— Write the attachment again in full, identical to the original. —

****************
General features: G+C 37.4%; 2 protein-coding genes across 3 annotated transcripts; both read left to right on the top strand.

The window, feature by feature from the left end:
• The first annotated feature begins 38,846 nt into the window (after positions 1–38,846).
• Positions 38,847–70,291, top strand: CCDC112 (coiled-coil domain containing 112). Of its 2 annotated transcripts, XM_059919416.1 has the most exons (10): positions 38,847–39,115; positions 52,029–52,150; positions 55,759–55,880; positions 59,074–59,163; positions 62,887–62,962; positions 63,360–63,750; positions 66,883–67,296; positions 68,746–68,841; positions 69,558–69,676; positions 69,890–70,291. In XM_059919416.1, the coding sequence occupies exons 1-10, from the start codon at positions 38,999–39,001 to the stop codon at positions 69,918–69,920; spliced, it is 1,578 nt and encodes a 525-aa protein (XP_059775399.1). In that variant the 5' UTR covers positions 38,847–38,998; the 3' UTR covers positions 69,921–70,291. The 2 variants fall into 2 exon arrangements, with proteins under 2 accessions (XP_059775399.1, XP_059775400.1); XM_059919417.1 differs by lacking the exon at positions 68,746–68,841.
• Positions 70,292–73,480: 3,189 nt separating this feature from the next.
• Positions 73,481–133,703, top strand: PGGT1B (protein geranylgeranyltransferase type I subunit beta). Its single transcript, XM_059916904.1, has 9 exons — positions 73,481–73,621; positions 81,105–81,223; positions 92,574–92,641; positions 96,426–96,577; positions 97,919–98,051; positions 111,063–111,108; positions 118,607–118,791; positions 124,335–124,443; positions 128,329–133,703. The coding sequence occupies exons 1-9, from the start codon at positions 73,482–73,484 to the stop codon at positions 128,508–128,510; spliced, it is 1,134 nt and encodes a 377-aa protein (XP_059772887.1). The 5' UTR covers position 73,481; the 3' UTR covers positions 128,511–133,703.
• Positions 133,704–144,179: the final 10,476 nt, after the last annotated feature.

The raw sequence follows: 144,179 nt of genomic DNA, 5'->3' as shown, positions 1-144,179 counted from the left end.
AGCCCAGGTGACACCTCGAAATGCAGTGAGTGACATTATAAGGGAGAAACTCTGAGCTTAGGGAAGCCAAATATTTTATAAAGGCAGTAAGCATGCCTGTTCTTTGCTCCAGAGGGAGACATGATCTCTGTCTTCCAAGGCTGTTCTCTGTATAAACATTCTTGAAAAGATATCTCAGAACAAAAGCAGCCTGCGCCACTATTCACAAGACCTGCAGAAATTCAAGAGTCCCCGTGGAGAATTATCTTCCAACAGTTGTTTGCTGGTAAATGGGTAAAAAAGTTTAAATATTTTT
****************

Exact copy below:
General features: G+C 37.4%; 2 protein-coding genes across 3 annotated transcripts; both read left to right on the top strand.

The window, feature by feature from the left end:
• The first annotated feature begins 38,846 nt into the window (after positions 1–38,846).
• Positions 38,847–70,291, top strand: CCDC112 (coiled-coil domain containing 112). Of its 2 annotated transcripts, XM_059919416.1 has the most exons (10): positions 38,847–39,115; positions 52,029–52,150; positions 55,759–55,880; positions 59,074–59,163; positions 62,887–62,962; positions 63,360–63,750; positions 66,883–67,296; positions 68,746–68,841; positions 69,558–69,676; positions 69,890–70,291. In XM_059919416.1, the coding sequence occupies exons 1-10, from the start codon at positions 38,999–39,001 to the stop codon at positions 69,918–69,920; spliced, it is 1,578 nt and encodes a 525-aa protein (XP_059775399.1). In that variant the 5' UTR covers positions 38,847–38,998; the 3' UTR covers positions 69,921–70,291. The 2 variants fall into 2 exon arrangements, with proteins under 2 accessions (XP_059775399.1, XP_059775400.1); XM_059919417.1 differs by lacking the exon at positions 68,746–68,841.
• Positions 70,292–73,480: 3,189 nt separating this feature from the next.
• Positions 73,481–133,703, top strand: PGGT1B (protein geranylgeranyltransferase type I subunit beta). Its single transcript, XM_059916904.1, has 9 exons — positions 73,481–73,621; positions 81,105–81,223; positions 92,574–92,641; positions 96,426–96,577; positions 97,919–98,051; positions 111,063–111,108; positions 118,607–118,791; positions 124,335–124,443; positions 128,329–133,703. The coding sequence occupies exons 1-9, from the start codon at positions 73,482–73,484 to the stop codon at positions 128,508–128,510; spliced, it is 1,134 nt and encodes a 377-aa protein (XP_059772887.1). The 5' UTR covers position 73,481; the 3' UTR covers positions 128,511–133,703.
• Positions 133,704–144,179: the final 10,476 nt, after the last annotated feature.

The raw sequence follows: 144,179 nt of genomic DNA, 5'->3' as shown, positions 1-144,179 counted from the left end.
AGCCCAGGTGACACCTCGAAATGCAGTGAGTGACATTATAAGGGAGAAACTCTGAGCTTAGGGAAGCCAAATATTTTATAAAGGCAGTAAGCATGCCTGTTCTTTGCTCCAGAGGGAGACATGATCTCTGTCTTCCAAGGCTGTTCTCTGTATAAACATTCTTGAAAAGATATCTCAGAACAAAAGCAGCCTGCGCCACTATTCACAAGACCTGCAGAAATTCAAGAGTCCCCGTGGAGAATTATCTTCCAACAGTTGTTTGCTGGTAAATGGGTAAAAAAGTTTAAATATTTTT